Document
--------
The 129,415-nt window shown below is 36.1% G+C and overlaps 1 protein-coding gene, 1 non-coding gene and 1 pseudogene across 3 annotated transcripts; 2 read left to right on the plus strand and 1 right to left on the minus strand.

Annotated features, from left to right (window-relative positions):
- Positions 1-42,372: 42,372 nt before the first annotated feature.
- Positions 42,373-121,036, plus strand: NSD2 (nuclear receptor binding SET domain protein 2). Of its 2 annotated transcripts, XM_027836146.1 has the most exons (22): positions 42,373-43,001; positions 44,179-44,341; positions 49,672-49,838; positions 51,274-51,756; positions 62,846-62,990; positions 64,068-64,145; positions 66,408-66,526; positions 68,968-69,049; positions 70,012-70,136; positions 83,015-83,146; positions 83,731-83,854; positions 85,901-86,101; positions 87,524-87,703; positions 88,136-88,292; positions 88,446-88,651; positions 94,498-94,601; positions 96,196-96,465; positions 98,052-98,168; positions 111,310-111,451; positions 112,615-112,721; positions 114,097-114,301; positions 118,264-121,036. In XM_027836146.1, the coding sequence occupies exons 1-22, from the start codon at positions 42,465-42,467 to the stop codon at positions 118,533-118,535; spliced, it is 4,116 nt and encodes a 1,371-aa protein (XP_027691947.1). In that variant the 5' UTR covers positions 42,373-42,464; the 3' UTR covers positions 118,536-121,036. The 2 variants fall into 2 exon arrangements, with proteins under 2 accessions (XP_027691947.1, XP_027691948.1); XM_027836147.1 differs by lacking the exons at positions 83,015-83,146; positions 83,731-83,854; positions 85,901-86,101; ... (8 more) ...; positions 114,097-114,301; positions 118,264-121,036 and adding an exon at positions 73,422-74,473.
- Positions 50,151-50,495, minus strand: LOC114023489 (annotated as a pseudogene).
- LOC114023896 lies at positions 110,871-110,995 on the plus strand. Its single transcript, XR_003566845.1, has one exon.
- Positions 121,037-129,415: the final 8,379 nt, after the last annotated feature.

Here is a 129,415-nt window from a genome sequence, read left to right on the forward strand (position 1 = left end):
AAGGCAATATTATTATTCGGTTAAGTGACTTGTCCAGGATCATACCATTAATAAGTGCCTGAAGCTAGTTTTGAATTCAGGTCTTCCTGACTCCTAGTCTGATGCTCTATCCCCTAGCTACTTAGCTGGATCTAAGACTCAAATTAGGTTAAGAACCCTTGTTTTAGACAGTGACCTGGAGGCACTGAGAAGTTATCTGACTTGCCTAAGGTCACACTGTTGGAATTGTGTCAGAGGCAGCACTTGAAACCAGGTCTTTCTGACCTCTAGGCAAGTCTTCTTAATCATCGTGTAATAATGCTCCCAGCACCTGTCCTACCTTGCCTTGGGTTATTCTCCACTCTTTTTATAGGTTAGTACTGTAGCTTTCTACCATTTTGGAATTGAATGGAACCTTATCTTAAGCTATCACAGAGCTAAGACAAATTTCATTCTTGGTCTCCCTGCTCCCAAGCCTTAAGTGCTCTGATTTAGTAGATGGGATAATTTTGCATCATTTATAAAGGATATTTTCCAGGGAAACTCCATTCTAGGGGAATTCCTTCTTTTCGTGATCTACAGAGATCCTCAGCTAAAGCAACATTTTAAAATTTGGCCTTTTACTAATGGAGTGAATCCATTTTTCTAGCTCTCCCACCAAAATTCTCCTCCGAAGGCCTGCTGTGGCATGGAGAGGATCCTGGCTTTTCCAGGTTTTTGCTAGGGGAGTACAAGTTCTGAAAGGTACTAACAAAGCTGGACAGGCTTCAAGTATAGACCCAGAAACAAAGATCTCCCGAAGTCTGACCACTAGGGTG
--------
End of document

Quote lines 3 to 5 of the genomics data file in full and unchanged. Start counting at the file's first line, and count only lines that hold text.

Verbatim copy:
- Positions 1-42,372: 42,372 nt before the first annotated feature.
- Positions 42,373-121,036, plus strand: NSD2 (nuclear receptor binding SET domain protein 2). Of its 2 annotated transcripts, XM_027836146.1 has the most exons (22): positions 42,373-43,001; positions 44,179-44,341; positions 49,672-49,838; positions 51,274-51,756; positions 62,846-62,990; positions 64,068-64,145; positions 66,408-66,526; positions 68,968-69,049; positions 70,012-70,136; positions 83,015-83,146; positions 83,731-83,854; positions 85,901-86,101; positions 87,524-87,703; positions 88,136-88,292; positions 88,446-88,651; positions 94,498-94,601; positions 96,196-96,465; positions 98,052-98,168; positions 111,310-111,451; positions 112,615-112,721; positions 114,097-114,301; positions 118,264-121,036. In XM_027836146.1, the coding sequence occupies exons 1-22, from the start codon at positions 42,465-42,467 to the stop codon at positions 118,533-118,535; spliced, it is 4,116 nt and encodes a 1,371-aa protein (XP_027691947.1). In that variant the 5' UTR covers positions 42,373-42,464; the 3' UTR covers positions 118,536-121,036. The 2 variants fall into 2 exon arrangements, with proteins under 2 accessions (XP_027691947.1, XP_027691948.1); XM_027836147.1 differs by lacking the exons at positions 83,015-83,146; positions 83,731-83,854; positions 85,901-86,101; ... (8 more) ...; positions 114,097-114,301; positions 118,264-121,036 and adding an exon at positions 73,422-74,473.
- Positions 50,151-50,495, minus strand: LOC114023489 (annotated as a pseudogene).